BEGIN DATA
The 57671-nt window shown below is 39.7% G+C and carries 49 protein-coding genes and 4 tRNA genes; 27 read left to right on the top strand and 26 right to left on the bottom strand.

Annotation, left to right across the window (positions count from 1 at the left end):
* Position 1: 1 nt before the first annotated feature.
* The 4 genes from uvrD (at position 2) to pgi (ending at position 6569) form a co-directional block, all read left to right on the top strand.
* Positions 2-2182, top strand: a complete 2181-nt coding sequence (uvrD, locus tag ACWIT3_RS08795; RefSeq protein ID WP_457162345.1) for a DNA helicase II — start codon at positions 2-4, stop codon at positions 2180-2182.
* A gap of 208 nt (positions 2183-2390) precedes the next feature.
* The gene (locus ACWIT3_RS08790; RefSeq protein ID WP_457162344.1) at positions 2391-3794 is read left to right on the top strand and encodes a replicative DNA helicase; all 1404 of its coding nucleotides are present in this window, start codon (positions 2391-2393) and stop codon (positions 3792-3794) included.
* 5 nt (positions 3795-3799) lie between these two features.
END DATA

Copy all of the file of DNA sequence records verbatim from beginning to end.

The 57671-nt window shown below is 39.7% G+C and carries 49 protein-coding genes and 4 tRNA genes; 27 read left to right on the top strand and 26 right to left on the bottom strand.

Annotation, left to right across the window (positions count from 1 at the left end):
* Position 1: 1 nt before the first annotated feature.
* The 4 genes from uvrD (at position 2) to pgi (ending at position 6569) form a co-directional block, all read left to right on the top strand.
* Positions 2-2182, top strand: a complete 2181-nt coding sequence (uvrD, locus tag ACWIT3_RS08795; RefSeq protein ID WP_457162345.1) for a DNA helicase II — start codon at positions 2-4, stop codon at positions 2180-2182.
* A gap of 208 nt (positions 2183-2390) precedes the next feature.
* The gene (locus ACWIT3_RS08790; RefSeq protein ID WP_457162344.1) at positions 2391-3794 is read left to right on the top strand and encodes a replicative DNA helicase; all 1404 of its coding nucleotides are present in this window, start codon (positions 2391-2393) and stop codon (positions 3792-3794) included.
* 5 nt (positions 3795-3799) lie between these two features.